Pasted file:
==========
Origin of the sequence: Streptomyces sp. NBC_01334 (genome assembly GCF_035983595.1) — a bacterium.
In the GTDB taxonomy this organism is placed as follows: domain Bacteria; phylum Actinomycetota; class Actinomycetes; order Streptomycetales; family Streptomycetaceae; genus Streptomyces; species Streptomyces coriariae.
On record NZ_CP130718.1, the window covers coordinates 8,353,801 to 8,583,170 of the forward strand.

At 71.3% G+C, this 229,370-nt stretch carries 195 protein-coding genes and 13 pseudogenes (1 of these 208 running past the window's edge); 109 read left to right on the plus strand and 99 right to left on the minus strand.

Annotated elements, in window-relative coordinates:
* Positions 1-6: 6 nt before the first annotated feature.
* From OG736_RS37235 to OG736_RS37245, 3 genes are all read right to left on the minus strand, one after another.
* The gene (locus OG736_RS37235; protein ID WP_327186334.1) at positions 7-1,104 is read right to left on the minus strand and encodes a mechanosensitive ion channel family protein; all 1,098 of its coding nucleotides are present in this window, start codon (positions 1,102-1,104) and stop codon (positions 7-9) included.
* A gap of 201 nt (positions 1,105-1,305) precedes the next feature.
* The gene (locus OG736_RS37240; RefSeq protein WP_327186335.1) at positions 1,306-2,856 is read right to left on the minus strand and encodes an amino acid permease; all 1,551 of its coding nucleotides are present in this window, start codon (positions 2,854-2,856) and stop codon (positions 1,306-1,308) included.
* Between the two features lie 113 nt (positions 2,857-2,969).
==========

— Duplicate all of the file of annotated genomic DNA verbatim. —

Origin of the sequence: Streptomyces sp. NBC_01334 (genome assembly GCF_035983595.1) — a bacterium.
In the GTDB taxonomy this organism is placed as follows: domain Bacteria; phylum Actinomycetota; class Actinomycetes; order Streptomycetales; family Streptomycetaceae; genus Streptomyces; species Streptomyces coriariae.
On record NZ_CP130718.1, the window covers coordinates 8,353,801 to 8,583,170 of the forward strand.

At 71.3% G+C, this 229,370-nt stretch carries 195 protein-coding genes and 13 pseudogenes (1 of these 208 running past the window's edge); 109 read left to right on the plus strand and 99 right to left on the minus strand.

Annotated elements, in window-relative coordinates:
* Positions 1-6: 6 nt before the first annotated feature.
* From OG736_RS37235 to OG736_RS37245, 3 genes are all read right to left on the minus strand, one after another.
* The gene (locus OG736_RS37235; protein ID WP_327186334.1) at positions 7-1,104 is read right to left on the minus strand and encodes a mechanosensitive ion channel family protein; all 1,098 of its coding nucleotides are present in this window, start codon (positions 1,102-1,104) and stop codon (positions 7-9) included.
* A gap of 201 nt (positions 1,105-1,305) precedes the next feature.
* The gene (locus OG736_RS37240; RefSeq protein WP_327186335.1) at positions 1,306-2,856 is read right to left on the minus strand and encodes an amino acid permease; all 1,551 of its coding nucleotides are present in this window, start codon (positions 2,854-2,856) and stop codon (positions 1,306-1,308) included.
* Between the two features lie 113 nt (positions 2,857-2,969).